MR: It always has been everywhere. The wall drawings have clay pencil referencing ancient wall drawings, for both materials are basically mud. Then you have virtual reality, which is more or less a cell phone glued to your eyes. I was hoping to achieve the totality of informational forms. There has always been too much information to process and always a need for a system to handle it.
Then you see, from time to time, these systems collapse. We are just [in] a hyper-accelerated moment of that. At the same time, if you go to Hindu temple covered in gods, drawings, and diagrams, you don’t understand that it’s a similar dense environment of information that you are trying to make sense of.
For me, the impetus is for us to open ourselves to this complexity of the problem and step into it. [We think that if] we don’t understand it, it’s not understandable. We retreat to our own boxes. You can always step back into a childhood book, but the challenge is to step forward. To accept it, and see patterns within it, without trying to determine them as an answer. It’s all something we are capable of figuring our way out of.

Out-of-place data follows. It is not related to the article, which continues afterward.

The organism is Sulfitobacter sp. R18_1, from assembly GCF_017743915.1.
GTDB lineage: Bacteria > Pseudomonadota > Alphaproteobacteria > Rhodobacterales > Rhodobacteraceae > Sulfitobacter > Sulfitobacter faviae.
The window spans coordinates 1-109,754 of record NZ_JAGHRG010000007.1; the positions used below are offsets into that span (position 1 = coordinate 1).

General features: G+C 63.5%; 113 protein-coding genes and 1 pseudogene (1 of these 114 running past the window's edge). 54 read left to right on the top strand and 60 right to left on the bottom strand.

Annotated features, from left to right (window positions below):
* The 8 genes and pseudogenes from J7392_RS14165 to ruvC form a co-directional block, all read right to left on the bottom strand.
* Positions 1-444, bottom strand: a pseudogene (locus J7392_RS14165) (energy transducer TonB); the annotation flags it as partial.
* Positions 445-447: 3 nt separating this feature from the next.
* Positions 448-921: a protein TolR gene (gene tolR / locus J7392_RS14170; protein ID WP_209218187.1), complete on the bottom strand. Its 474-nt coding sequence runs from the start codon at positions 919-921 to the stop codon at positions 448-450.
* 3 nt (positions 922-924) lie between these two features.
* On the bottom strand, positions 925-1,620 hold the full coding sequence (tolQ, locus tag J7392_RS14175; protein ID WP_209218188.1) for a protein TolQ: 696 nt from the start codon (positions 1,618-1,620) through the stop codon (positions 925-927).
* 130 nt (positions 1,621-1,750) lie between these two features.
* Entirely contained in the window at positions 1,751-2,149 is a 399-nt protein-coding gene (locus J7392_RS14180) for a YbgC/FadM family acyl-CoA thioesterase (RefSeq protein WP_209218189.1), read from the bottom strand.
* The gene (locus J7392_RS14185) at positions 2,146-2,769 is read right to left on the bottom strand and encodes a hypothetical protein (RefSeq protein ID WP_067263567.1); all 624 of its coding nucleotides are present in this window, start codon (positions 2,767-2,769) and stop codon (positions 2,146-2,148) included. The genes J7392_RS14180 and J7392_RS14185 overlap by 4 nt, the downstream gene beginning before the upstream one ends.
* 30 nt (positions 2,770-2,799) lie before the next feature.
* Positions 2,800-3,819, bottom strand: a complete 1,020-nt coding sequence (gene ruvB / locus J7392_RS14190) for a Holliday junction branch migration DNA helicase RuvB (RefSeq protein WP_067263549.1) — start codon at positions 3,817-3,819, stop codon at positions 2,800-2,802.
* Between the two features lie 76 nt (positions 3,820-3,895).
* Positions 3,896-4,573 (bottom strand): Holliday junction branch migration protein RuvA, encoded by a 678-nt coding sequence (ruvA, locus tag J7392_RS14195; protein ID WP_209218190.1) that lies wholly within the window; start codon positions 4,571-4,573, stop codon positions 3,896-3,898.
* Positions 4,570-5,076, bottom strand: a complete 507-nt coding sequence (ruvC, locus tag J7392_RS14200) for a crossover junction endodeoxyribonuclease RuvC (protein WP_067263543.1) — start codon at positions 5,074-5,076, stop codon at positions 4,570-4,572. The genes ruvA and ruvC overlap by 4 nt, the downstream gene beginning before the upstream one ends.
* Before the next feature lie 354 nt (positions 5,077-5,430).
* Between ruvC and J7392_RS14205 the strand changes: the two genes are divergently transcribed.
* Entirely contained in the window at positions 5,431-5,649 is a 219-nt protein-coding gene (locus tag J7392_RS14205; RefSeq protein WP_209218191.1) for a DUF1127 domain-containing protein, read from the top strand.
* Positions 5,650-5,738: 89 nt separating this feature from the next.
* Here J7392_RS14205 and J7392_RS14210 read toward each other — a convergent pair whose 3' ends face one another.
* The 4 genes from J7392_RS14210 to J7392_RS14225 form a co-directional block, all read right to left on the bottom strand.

PM: You speak of the many moving parts within this collaboration. Tell us about the alternative programs you have created at Rice University for this exhibition. You have scheduled dance, music, and performance as well as [working with and] teaching classes.
MR: I’ve been teaching eight different classes, with more to come. For instance, for the class Art Installation in the 21st Century, we brought the class in to see the show as it was progressing, as opposed to seeing the show once it was completed. The common denominator within the classes is “process.” There would be no show without the building, the people that come to view it, the individuals who turn it on, and off again at the end of the day — it’s all part of the experience and can only be truly observed over time. If you come in to see the show for 20 minutes and walk out again, you think it’s just like that. A magic trick.